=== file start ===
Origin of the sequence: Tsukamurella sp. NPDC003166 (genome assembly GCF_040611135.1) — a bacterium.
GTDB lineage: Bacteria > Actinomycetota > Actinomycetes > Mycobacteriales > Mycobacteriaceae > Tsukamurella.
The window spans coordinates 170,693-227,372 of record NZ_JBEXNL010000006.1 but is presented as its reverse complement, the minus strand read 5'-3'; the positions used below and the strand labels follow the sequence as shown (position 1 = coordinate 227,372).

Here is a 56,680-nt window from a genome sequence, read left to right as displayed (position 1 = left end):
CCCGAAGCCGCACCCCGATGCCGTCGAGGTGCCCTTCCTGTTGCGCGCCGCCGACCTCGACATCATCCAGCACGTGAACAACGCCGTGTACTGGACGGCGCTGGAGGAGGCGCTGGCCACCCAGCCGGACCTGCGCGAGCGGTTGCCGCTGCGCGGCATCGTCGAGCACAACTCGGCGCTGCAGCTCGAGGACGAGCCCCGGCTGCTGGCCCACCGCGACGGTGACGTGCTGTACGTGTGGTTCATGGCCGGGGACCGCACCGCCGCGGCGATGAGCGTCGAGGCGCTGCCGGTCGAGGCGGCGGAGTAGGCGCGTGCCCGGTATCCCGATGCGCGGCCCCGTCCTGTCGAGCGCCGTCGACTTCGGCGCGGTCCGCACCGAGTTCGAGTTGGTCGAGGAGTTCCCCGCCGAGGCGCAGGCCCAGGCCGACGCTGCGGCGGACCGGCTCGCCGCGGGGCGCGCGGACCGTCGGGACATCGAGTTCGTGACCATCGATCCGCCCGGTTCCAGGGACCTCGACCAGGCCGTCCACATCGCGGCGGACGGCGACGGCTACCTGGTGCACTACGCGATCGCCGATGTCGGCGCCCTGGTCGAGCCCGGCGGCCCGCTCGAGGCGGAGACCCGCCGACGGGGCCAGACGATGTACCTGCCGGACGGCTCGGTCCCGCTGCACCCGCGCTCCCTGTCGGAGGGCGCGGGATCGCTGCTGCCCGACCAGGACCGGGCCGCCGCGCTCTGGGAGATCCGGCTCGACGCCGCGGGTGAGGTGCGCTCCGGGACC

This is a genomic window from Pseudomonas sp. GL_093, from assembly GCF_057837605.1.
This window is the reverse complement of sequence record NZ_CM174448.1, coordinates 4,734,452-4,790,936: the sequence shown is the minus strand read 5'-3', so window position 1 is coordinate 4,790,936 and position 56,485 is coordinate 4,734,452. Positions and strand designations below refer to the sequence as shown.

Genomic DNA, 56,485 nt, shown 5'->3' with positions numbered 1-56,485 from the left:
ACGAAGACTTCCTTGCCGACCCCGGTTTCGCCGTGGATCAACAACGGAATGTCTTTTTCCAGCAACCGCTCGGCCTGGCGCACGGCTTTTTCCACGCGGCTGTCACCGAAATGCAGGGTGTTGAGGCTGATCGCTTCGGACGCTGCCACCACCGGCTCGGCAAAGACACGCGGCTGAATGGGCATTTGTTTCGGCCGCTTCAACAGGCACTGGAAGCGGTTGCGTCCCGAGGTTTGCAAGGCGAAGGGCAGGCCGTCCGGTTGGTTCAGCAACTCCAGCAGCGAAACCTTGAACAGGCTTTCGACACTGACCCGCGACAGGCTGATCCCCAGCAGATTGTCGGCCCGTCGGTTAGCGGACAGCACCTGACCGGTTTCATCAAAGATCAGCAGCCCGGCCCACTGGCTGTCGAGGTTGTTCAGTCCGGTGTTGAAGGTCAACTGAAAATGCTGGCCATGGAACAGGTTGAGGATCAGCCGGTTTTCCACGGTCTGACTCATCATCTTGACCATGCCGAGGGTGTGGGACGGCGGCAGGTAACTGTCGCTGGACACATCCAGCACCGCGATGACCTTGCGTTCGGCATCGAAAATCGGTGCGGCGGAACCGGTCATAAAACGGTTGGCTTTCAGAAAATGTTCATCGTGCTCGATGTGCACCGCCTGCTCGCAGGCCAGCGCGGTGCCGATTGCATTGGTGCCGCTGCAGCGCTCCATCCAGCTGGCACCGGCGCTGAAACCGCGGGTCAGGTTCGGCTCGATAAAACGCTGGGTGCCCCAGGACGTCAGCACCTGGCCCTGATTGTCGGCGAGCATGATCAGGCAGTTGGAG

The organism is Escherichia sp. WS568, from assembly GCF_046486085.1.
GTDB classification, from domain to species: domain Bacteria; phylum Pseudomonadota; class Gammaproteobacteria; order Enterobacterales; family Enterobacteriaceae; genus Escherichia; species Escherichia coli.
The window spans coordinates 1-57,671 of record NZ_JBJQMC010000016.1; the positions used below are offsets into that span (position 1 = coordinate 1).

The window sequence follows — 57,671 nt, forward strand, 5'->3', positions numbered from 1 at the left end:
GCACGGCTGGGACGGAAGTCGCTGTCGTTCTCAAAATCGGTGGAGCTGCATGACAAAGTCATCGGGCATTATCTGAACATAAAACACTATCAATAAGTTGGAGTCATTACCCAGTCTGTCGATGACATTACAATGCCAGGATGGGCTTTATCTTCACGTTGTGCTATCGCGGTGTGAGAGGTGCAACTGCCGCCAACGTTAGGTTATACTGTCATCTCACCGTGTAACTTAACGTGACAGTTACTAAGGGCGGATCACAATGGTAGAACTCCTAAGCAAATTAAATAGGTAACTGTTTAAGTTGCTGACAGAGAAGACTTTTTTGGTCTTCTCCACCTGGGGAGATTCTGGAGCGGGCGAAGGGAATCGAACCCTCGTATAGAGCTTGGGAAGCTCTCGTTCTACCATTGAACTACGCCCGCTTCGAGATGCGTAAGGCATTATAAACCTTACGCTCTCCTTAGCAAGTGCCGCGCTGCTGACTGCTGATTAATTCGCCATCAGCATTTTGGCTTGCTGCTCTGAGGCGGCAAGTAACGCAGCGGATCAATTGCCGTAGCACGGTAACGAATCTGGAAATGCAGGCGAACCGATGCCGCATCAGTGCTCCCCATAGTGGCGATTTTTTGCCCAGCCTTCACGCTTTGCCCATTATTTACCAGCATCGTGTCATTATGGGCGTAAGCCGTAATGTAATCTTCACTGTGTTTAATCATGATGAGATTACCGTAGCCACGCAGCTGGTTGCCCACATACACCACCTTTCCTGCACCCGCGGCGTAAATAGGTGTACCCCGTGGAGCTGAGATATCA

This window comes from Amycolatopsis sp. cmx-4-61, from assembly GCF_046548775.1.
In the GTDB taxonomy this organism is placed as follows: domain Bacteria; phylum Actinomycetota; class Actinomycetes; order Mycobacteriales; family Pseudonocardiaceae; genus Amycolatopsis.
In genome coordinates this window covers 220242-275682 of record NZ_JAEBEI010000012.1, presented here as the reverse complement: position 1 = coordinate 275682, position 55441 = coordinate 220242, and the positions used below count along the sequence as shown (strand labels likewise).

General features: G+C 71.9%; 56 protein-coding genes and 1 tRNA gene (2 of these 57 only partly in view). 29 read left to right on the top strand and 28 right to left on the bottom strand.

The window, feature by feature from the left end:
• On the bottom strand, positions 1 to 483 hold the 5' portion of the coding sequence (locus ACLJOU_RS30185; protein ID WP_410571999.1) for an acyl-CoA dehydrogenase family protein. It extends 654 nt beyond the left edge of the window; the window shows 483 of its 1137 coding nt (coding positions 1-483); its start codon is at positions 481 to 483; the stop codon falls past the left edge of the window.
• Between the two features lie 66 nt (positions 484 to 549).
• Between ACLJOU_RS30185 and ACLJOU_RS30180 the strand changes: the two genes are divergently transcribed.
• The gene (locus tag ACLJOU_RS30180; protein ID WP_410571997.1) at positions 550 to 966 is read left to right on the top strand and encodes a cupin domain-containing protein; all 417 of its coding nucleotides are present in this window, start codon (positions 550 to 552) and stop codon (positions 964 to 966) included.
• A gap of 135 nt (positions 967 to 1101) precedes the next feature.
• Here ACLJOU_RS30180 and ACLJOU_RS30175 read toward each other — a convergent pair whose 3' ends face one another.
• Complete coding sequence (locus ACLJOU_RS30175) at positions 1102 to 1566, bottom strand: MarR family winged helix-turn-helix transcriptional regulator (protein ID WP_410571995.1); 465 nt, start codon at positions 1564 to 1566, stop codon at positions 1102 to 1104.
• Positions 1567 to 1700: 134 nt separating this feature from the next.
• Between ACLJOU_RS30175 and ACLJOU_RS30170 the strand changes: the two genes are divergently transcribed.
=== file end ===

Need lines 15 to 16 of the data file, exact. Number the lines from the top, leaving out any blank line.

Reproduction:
This window comes from Amycolatopsis sp. cmx-4-61, from assembly GCF_046548775.1.
In the GTDB taxonomy this organism is placed as follows: domain Bacteria; phylum Actinomycetota; class Actinomycetes; order Mycobacteriales; family Pseudonocardiaceae; genus Amycolatopsis.